Have you ever been in that place where you had more to do than could be done in a day, a week or even a month? Have you ever felt so overwhelmed by your “to do” list you simply wanted to run away from it all –the husband, the kids, the job, the demands — and not look back? Have you had those times when you can no longer see the trees for the forest?
At one time or another, I imagine we all have. Our lists stretch beyond our perspective and balance is lost.
About a month ago, I listened to my sister rattle off all the things she needed and wanted to get done. None of her “to do’s” was more important than the others; they were all top priority. None could be delegated or deleted. And at some point, she had mentally morphed her long list into one massive “to-do.” Of course, I knew that everything she wanted and needed to get done wasn’t a top priority, but during that call, that was her truth. It was clear she was overwhelmed. It was clear her perspective was skewed. It was clear she would rather run away or hide under the covers. Above all, it was clear she had no idea where or how to start breaking things down, so I suggested she start with a grain of sand.
“A grain of sand” metaphorically means to focus on just one thing, not the entire beach; separate the trees from the forest. We talked about listing every one of her “to do’s” and then prioritizing them. We talked about releasing those things that didn’t really need to be done, or at least not done in the immediate future. And then, I advised her to select one grain, just one, to start with. Every now and then, perspective is regained when we narrow our view and lose sight of the bigger picture for just a little bit.
About a week later, I replayed those same words to my reflection in the mirror. Falling behind on my “regular to do” list while I was sick coupled with the rapidly growing number of things that must be done before C’s fast approaching graduation in May and the plethora of “spring tasks” had left me sleepless at night and harboring secret desires to slip out the back door and ditch all my responsibilities. I had become paralyzed by a list that grew longer by the day and deadlines and due dates that loomed ever closer. Guilt crept in and further clouded my perspective. And still, my list grew. It was the perfect storm. Or so it appeared, until I narrowed my focus.
In an uncharacteristic move, I set aside my beloved day planner in favor of a standard yellow legal pad. At the top of the page I wrote the words, “Grains of Sand” and three subtitles: personal, girls, and household. Then, I began to list. I listed big things and small things. If it popped into my head, it went on my list. One page quickly became two as I poured out my mental burdens. When my purge was complete, I reviewed my list and began assigning target completion dates to each task, which correlated to their priority. I took a deep breath and felt a wave of hope.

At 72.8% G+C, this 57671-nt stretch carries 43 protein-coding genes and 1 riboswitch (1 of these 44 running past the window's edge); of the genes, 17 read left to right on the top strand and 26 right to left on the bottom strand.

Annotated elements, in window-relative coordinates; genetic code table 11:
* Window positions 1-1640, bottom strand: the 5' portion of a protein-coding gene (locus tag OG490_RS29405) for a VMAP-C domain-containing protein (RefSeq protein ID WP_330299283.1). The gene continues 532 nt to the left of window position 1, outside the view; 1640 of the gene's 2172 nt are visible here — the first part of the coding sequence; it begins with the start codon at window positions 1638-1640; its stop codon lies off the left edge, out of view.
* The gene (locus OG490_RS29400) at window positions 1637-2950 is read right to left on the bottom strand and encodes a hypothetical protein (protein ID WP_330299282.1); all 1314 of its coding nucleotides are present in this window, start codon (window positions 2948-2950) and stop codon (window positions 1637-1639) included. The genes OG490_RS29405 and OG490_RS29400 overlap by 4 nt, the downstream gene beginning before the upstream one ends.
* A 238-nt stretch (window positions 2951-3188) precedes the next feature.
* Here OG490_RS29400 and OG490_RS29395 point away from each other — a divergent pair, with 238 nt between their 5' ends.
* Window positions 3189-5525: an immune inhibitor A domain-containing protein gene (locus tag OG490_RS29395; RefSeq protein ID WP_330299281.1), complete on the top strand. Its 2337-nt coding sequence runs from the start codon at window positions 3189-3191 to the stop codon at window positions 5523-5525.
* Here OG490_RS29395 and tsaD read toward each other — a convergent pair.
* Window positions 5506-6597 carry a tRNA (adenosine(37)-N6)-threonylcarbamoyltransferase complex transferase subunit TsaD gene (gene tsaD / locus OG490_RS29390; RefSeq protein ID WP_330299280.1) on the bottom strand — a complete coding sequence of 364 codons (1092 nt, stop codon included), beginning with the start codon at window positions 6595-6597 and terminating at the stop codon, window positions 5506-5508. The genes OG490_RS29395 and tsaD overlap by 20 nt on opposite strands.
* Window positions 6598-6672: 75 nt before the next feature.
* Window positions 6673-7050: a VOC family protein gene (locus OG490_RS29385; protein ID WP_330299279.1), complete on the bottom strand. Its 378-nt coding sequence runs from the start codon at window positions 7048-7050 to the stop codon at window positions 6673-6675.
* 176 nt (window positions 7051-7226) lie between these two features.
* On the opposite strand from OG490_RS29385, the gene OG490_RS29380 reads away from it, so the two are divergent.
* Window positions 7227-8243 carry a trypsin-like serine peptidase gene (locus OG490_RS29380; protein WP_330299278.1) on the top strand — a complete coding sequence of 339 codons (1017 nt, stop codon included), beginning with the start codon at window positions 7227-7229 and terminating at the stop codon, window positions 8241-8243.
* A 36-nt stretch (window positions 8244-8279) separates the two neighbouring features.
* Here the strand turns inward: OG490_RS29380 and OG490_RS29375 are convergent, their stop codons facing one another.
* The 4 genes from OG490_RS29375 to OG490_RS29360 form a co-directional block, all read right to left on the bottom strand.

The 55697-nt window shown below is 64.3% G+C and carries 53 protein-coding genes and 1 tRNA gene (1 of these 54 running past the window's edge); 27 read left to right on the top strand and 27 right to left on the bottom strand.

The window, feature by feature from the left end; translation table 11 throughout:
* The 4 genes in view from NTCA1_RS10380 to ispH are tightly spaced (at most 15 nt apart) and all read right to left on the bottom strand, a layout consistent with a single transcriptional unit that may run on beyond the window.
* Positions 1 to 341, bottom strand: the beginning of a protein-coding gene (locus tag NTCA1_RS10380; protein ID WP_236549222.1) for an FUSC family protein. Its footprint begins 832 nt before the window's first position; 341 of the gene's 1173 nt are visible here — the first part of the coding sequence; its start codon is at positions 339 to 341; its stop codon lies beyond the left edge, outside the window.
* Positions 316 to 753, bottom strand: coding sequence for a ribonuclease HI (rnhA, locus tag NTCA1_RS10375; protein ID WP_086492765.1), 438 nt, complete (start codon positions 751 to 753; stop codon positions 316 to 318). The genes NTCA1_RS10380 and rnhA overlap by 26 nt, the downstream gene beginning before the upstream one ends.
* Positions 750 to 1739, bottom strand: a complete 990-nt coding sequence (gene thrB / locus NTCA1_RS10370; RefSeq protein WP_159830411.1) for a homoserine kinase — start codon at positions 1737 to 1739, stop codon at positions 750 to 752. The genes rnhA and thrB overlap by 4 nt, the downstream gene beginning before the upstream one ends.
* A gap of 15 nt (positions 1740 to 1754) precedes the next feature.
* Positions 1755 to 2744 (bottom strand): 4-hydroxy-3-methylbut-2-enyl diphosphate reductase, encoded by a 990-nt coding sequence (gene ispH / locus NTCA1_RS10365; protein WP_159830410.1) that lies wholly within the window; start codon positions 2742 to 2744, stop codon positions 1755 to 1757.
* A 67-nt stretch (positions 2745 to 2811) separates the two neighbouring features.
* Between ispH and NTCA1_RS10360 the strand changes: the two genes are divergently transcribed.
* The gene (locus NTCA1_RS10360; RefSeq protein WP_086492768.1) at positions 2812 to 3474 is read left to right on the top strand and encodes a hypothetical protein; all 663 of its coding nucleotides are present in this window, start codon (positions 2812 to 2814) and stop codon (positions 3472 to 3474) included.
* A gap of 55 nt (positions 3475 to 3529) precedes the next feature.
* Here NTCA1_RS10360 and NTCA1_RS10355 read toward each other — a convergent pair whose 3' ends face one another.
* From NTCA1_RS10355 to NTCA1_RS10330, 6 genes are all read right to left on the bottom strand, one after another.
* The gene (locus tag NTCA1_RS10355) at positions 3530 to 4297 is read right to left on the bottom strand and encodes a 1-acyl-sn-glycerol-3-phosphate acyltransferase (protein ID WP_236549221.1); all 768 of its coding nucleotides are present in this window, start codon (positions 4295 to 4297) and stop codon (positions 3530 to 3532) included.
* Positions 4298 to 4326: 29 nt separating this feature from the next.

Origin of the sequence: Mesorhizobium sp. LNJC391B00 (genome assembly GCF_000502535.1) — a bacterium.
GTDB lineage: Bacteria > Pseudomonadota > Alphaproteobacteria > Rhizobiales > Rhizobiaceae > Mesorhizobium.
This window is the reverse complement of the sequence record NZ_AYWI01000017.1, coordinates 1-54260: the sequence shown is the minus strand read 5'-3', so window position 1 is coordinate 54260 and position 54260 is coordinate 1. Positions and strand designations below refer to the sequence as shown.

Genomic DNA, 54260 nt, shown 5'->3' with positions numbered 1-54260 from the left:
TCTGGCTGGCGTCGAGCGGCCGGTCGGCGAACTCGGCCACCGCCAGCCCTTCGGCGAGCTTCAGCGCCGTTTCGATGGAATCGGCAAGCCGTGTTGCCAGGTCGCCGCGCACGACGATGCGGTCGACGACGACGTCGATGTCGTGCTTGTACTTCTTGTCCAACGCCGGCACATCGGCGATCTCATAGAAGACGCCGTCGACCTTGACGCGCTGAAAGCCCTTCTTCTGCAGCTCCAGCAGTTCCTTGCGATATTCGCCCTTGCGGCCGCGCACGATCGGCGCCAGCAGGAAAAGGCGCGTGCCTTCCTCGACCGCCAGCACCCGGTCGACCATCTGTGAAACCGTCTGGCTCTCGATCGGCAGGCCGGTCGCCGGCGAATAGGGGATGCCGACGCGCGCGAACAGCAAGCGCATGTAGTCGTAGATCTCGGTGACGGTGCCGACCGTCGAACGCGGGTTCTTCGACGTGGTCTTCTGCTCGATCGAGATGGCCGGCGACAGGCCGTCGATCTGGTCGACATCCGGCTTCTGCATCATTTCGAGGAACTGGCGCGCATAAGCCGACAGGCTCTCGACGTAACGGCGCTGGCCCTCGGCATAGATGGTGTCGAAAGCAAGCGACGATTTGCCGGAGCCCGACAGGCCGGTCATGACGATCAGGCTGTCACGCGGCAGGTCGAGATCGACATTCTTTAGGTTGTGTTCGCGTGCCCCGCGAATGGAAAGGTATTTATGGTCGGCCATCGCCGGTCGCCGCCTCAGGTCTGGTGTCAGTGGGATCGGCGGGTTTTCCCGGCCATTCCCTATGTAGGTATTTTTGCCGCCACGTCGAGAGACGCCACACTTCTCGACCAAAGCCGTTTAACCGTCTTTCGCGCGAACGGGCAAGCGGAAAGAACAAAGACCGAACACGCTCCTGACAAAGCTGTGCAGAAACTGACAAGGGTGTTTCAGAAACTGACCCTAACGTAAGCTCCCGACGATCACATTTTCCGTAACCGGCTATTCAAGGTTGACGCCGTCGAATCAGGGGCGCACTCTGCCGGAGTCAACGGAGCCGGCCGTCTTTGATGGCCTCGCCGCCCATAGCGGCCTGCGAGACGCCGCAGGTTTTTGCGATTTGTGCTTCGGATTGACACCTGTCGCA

Then I set to work…on closing my books, my Facebook, email, limiting my phone calls, coffee dates, and even allowing my blog to sit idle for the last two weeks. Distractions, I had to admit, had been my escape and unless I put myself on a “distraction diet”, my list would continue to grow, along with my stress level. Though I’ve checked emails, I haven’t replied unless there was something urgent to address. And, while I confess I’ve dabbled with Facebook here and there, my pages have been left relatively dormant. I haven’t read the blogs I so enjoy, and even my new Kindle has gone virtually untouched since it arrived last week. Additionally, last week’s spring break allowed me to let go of teaching, and given the fact that C had her wisdom teeth out last Tuesday, my “taxi” remained parked in the driveway most of the week. With my distractions managed, C resting comfortably in the recliner, TV remote in hand, and her sister situated on the couch nearby, it was time to start the heavy lifting.
In the last two weeks, I’ve worked my list and regained perspective. With my master list readily accessible, I begin my days by choosing one or two items per “category” to focus on. I’ve checked off some large and many small projects. I’ve decluttered, purged, and completely reorganized rooms. I’ve calculated academic hours and transcripts, caught up on grading, and begun planning a graduation. I’ve spent time researching and outlining the presentation I’ll give in two weeks at our local library and taxes, bills, and the start of a budget have been tackled. And in the process, my evenings have become more restful and my days brighter. Though still long, my list is not as long as it was two weeks ago, and that feels pretty darn good. With only one grain of sand at a time, I’m building a new, more beautiful and relaxing beach for myself and my family. Seems I won’t need to run away after all. Umbrella drink, anyone?
How do you regain perspective when your list of “to do’s” overwhelms? Do you slip away to cyber-land, under the covers, or out the back door? Or, do you reach for pencil and paper?